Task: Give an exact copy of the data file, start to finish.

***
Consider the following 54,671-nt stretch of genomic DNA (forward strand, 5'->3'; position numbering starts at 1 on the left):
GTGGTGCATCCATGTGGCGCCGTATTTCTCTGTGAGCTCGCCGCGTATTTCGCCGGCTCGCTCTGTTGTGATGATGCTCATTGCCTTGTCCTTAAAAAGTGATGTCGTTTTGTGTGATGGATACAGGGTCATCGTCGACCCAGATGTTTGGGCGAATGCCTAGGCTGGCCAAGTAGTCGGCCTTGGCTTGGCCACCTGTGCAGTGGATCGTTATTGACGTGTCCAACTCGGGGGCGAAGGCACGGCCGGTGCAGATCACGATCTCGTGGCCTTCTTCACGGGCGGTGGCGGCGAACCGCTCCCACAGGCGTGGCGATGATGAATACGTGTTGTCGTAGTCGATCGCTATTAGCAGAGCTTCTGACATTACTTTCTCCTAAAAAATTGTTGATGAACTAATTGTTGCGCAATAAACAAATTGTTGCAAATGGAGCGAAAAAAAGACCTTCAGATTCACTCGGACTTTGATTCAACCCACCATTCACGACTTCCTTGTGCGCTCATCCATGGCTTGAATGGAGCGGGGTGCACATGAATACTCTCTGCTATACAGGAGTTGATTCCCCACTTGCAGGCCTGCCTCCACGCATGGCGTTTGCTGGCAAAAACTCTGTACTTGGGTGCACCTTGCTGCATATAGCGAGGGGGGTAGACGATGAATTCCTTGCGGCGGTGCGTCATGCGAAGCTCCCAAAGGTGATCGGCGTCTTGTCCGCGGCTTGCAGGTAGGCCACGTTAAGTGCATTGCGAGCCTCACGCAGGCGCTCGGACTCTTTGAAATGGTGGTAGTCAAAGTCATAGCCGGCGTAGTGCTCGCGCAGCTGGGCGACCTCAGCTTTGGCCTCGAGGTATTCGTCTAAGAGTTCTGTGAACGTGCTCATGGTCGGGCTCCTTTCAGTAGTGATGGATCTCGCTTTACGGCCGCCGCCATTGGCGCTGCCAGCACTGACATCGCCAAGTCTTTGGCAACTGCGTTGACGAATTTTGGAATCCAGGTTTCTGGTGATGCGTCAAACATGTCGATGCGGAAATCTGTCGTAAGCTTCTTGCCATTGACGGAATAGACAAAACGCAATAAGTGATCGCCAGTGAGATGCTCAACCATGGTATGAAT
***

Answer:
Consider the following 54,671-nt stretch of genomic DNA (forward strand, 5'->3'; position numbering starts at 1 on the left):
GTGGTGCATCCATGTGGCGCCGTATTTCTCTGTGAGCTCGCCGCGTATTTCGCCGGCTCGCTCTGTTGTGATGATGCTCATTGCCTTGTCCTTAAAAAGTGATGTCGTTTTGTGTGATGGATACAGGGTCATCGTCGACCCAGATGTTTGGGCGAATGCCTAGGCTGGCCAAGTAGTCGGCCTTGGCTTGGCCACCTGTGCAGTGGATCGTTATTGACGTGTCCAACTCGGGGGCGAAGGCACGGCCGGTGCAGATCACGATCTCGTGGCCTTCTTCACGGGCGGTGGCGGCGAACCGCTCCCACAGGCGTGGCGATGATGAATACGTGTTGTCGTAGTCGATCGCTATTAGCAGAGCTTCTGACATTACTTTCTCCTAAAAAATTGTTGATGAACTAATTGTTGCGCAATAAACAAATTGTTGCAAATGGAGCGAAAAAAAGACCTTCAGATTCACTCGGACTTTGATTCAACCCACCATTCACGACTTCCTTGTGCGCTCATCCATGGCTTGAATGGAGCGGGGTGCACATGAATACTCTCTGCTATACAGGAGTTGATTCCCCACTTGCAGGCCTGCCTCCACGCATGGCGTTTGCTGGCAAAAACTCTGTACTTGGGTGCACCTTGCTGCATATAGCGAGGGGGGTAGACGATGAATTCCTTGCGGCGGTGCGTCATGCGAAGCTCCCAAAGGTGATCGGCGTCTTGTCCGCGGCTTGCAGGTAGGCCACGTTAAGTGCATTGCGAGCCTCACGCAGGCGCTCGGACTCTTTGAAATGGTGGTAGTCAAAGTCATAGCCGGCGTAGTGCTCGCGCAGCTGGGCGACCTCAGCTTTGGCCTCGAGGTATTCGTCTAAGAGTTCTGTGAACGTGCTCATGGTCGGGCTCCTTTCAGTAGTGATGGATCTCGCTTTACGGCCGCCGCCATTGGCGCTGCCAGCACTGACATCGCCAAGTCTTTGGCAACTGCGTTGACGAATTTTGGAATCCAGGTTTCTGGTGATGCGTCAAACATGTCGATGCGGAAATCTGTCGTAAGCTTCTTGCCATTGACGGAATAGACAAAACGCAATAAGTGATCGCCAGTGAGATGCTCAACCATGGTATGAAT